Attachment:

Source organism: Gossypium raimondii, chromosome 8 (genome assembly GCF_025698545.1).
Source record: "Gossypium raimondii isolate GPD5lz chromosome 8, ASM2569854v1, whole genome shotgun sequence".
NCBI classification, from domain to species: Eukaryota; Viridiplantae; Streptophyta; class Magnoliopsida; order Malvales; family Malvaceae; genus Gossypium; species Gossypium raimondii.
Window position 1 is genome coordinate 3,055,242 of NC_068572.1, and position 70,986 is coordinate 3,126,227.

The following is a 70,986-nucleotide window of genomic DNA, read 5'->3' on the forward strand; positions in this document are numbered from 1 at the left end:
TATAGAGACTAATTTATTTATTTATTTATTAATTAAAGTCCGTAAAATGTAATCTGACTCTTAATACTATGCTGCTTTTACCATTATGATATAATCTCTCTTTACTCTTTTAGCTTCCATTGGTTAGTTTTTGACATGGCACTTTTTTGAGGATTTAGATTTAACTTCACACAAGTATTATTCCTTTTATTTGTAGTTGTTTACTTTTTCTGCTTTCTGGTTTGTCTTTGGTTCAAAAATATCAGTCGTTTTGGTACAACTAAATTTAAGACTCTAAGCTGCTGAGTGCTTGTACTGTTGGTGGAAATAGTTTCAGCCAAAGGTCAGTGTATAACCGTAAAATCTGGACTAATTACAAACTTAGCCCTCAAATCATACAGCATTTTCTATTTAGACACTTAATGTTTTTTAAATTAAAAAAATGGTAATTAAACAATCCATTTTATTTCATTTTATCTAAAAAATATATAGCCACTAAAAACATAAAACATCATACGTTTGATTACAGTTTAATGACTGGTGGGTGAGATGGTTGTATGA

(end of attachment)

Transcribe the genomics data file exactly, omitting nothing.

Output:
Source organism: Gossypium raimondii, chromosome 8 (genome assembly GCF_025698545.1).
Source record: "Gossypium raimondii isolate GPD5lz chromosome 8, ASM2569854v1, whole genome shotgun sequence".
NCBI classification, from domain to species: Eukaryota; Viridiplantae; Streptophyta; class Magnoliopsida; order Malvales; family Malvaceae; genus Gossypium; species Gossypium raimondii.
Window position 1 is genome coordinate 3,055,242 of NC_068572.1, and position 70,986 is coordinate 3,126,227.

The following is a 70,986-nucleotide window of genomic DNA, read 5'->3' on the forward strand; positions in this document are numbered from 1 at the left end:
TATAGAGACTAATTTATTTATTTATTTATTAATTAAAGTCCGTAAAATGTAATCTGACTCTTAATACTATGCTGCTTTTACCATTATGATATAATCTCTCTTTACTCTTTTAGCTTCCATTGGTTAGTTTTTGACATGGCACTTTTTTGAGGATTTAGATTTAACTTCACACAAGTATTATTCCTTTTATTTGTAGTTGTTTACTTTTTCTGCTTTCTGGTTTGTCTTTGGTTCAAAAATATCAGTCGTTTTGGTACAACTAAATTTAAGACTCTAAGCTGCTGAGTGCTTGTACTGTTGGTGGAAATAGTTTCAGCCAAAGGTCAGTGTATAACCGTAAAATCTGGACTAATTACAAACTTAGCCCTCAAATCATACAGCATTTTCTATTTAGACACTTAATGTTTTTTAAATTAAAAAAATGGTAATTAAACAATCCATTTTATTTCATTTTATCTAAAAAATATATAGCCACTAAAAACATAAAACATCATACGTTTGATTACAGTTTAATGACTGGTGGGTGAGATGGTTGTATGA